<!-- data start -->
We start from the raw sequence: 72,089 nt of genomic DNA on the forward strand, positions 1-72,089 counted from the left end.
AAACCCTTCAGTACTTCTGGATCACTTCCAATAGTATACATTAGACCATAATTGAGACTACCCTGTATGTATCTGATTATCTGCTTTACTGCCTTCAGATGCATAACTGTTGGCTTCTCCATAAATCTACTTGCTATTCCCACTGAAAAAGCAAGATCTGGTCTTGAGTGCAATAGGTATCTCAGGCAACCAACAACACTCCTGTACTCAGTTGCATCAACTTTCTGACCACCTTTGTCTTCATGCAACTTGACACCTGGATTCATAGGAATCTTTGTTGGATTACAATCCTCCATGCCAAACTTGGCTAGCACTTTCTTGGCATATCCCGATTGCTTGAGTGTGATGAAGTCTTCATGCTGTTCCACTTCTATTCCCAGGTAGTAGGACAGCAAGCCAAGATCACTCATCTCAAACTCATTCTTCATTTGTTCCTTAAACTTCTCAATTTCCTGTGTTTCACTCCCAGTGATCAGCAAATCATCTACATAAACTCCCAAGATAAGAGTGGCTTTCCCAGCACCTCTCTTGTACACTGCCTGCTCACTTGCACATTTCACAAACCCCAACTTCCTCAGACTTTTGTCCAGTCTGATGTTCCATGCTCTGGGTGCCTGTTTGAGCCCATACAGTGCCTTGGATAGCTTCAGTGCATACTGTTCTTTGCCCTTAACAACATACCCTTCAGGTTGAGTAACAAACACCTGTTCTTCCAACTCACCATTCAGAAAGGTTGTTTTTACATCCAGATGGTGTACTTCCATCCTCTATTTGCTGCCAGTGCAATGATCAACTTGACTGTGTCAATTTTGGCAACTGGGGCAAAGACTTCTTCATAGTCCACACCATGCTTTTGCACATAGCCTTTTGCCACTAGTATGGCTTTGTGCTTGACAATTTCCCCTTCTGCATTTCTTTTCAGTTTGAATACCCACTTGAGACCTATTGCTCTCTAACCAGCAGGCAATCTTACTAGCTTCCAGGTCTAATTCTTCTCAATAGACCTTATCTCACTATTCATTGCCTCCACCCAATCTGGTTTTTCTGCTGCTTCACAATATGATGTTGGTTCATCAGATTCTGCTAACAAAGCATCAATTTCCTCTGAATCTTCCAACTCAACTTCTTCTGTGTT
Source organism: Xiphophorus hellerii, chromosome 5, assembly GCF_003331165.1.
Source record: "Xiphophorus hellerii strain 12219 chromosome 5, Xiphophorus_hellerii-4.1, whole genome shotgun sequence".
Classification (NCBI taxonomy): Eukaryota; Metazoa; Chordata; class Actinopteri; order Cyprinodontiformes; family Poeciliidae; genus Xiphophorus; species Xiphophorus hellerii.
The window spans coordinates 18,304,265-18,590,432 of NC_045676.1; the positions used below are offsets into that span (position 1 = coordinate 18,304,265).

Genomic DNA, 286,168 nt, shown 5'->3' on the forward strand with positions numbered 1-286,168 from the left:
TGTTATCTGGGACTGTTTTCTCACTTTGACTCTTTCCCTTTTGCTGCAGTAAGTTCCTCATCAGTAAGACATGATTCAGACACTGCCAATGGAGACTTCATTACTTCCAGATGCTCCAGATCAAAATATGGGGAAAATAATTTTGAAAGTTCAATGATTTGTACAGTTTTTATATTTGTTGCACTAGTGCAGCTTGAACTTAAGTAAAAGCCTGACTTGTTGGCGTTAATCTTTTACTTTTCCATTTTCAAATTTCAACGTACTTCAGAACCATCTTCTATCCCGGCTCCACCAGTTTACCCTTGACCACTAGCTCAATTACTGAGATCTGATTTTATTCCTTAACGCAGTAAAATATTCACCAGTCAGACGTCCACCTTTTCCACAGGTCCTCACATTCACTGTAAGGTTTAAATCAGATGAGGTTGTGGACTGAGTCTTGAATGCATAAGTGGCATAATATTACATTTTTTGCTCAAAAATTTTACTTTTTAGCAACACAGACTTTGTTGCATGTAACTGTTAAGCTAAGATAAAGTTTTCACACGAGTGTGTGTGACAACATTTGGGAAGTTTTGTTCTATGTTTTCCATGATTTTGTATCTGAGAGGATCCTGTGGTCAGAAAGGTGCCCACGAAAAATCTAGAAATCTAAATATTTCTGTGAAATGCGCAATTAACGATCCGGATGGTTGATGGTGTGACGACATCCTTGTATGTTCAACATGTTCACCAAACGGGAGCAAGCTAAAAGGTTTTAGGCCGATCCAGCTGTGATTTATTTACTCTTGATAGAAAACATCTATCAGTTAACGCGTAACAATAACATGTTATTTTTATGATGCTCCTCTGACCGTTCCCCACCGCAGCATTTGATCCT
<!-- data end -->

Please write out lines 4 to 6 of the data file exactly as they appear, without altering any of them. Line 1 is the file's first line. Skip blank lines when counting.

Source record: "Xiphophorus hellerii strain 12219 chromosome 5, Xiphophorus_hellerii-4.1, whole genome shotgun sequence".
Classification (NCBI taxonomy): Eukaryota; Metazoa; Chordata; class Actinopteri; order Cyprinodontiformes; family Poeciliidae; genus Xiphophorus; species Xiphophorus hellerii.
The window spans coordinates 18,304,265-18,590,432 of NC_045676.1; the positions used below are offsets into that span (position 1 = coordinate 18,304,265).